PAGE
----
While the Viacom v. YouTube (Google) lawsuit gets the most press, the earlier-filed Tur v. YouTube likely will tread the same path through the DMCA, earlier. Just issued was an order denying cross-motions for summary judgment on the DMCA exemptions. Judge Cooper observed that there “is clearly a significant amount of maintenance and management that YouTube exerts over its website [after videos are uploaded], but the nature and extent of that management is unclear.” Summary judgment was denied, inter alia, because “there is insufficient evidence before the Court concerning the process undertaken by YouTube from the time a user submits a video clip to the point of display on the YouTube website.”
The ruling notes the pre-conditions a website must meet to be eligible for the DMCA safe harbors. While not at issue on these motions, 17 U.S.C. Section 512(i)(1)(B) requires that the site operator “does not interfere with standard technical measures.” The statute further explains that these are “technical measures used by copyright owners to identify or protected copyrighted works and [etc.].”
One wonders whether clipping the ‘money shot’ from a video, uploading that excerpt, and converting it to Flash or other view-ware, involves acts that “intefere with,” or that do not “accomodate” the technical aspects of the original work that “identify” it as that of the copyright owner? The legislative history, and indeed the statute itself, suggests that these “standard technical measures” result from some standards-setting “process.” 17 U.S.C. Section 512(i)(2)(A). However, the video format used by the copyright owner is one promulgated by a standards-setting process, esp. if the original was not in Flash. On that basis, clipping part of it, and converting the format would be, IMO, interfering with a feature of the work that helps identify it.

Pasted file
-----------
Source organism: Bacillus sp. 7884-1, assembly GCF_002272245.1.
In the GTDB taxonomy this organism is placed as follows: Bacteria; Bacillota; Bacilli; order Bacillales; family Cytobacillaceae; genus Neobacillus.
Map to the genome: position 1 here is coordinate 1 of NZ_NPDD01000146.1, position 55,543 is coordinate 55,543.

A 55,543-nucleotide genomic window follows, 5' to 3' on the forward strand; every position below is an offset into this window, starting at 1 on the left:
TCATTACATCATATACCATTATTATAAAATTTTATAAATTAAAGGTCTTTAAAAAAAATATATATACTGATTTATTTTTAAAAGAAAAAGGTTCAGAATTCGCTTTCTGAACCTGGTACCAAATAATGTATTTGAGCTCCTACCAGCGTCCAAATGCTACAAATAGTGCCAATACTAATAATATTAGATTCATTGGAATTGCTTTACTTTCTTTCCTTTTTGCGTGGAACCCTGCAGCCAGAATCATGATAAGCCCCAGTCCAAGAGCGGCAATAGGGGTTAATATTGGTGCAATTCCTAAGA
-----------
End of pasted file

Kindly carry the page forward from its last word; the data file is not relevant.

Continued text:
Congress, in its heavily-lobbied wisdom, has shown some tendency to coin terms when writing laws that try to adapt copyright to emerging technologies. Try to read the foregoing statutory provision on “standard technical measures” that are not to be interfered with, then skip to 17 U.S.C. Section 1202 and read the prohibitions against those who “intentionally remove or alter any copyright management information.” There seems some possible overlap between “standard technical measures” and “copyright management information” since both deal with “identifying” information conveyed with the copyrighted work.
Whether YouTube can fit its model within the confines of the DMCA exemptions from liability remains to be seen, but unauthorized versions of copyrighted works will continue to be seen on YouTube until the law is construed.